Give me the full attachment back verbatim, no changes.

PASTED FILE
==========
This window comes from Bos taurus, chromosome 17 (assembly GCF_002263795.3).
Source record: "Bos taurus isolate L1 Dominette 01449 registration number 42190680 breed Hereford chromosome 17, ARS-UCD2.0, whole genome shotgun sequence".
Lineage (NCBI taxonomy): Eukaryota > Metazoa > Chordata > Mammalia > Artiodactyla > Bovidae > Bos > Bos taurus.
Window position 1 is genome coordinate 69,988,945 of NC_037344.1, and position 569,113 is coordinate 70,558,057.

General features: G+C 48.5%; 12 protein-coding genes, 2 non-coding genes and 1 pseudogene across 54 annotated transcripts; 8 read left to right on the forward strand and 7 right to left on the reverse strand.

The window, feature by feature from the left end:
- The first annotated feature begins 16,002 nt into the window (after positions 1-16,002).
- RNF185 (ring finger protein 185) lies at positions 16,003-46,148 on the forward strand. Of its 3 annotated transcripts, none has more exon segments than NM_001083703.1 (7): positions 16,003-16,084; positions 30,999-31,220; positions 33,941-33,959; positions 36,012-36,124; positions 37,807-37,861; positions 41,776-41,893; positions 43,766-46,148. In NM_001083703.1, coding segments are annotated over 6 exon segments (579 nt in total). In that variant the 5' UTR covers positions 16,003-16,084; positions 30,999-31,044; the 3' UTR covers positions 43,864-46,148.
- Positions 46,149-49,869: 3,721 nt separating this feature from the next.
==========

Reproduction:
This window comes from Bos taurus, chromosome 17 (assembly GCF_002263795.3).
Source record: "Bos taurus isolate L1 Dominette 01449 registration number 42190680 breed Hereford chromosome 17, ARS-UCD2.0, whole genome shotgun sequence".
Lineage (NCBI taxonomy): Eukaryota > Metazoa > Chordata > Mammalia > Artiodactyla > Bovidae > Bos > Bos taurus.
Window position 1 is genome coordinate 69,988,945 of NC_037344.1, and position 569,113 is coordinate 70,558,057.

General features: G+C 48.5%; 12 protein-coding genes, 2 non-coding genes and 1 pseudogene across 54 annotated transcripts; 8 read left to right on the forward strand and 7 right to left on the reverse strand.

The window, feature by feature from the left end:
- The first annotated feature begins 16,002 nt into the window (after positions 1-16,002).
- RNF185 (ring finger protein 185) lies at positions 16,003-46,148 on the forward strand. Of its 3 annotated transcripts, none has more exon segments than NM_001083703.1 (7): positions 16,003-16,084; positions 30,999-31,220; positions 33,941-33,959; positions 36,012-36,124; positions 37,807-37,861; positions 41,776-41,893; positions 43,766-46,148. In NM_001083703.1, coding segments are annotated over 6 exon segments (579 nt in total). In that variant the 5' UTR covers positions 16,003-16,084; positions 30,999-31,044; the 3' UTR covers positions 43,864-46,148.
- Positions 46,149-49,869: 3,721 nt separating this feature from the next.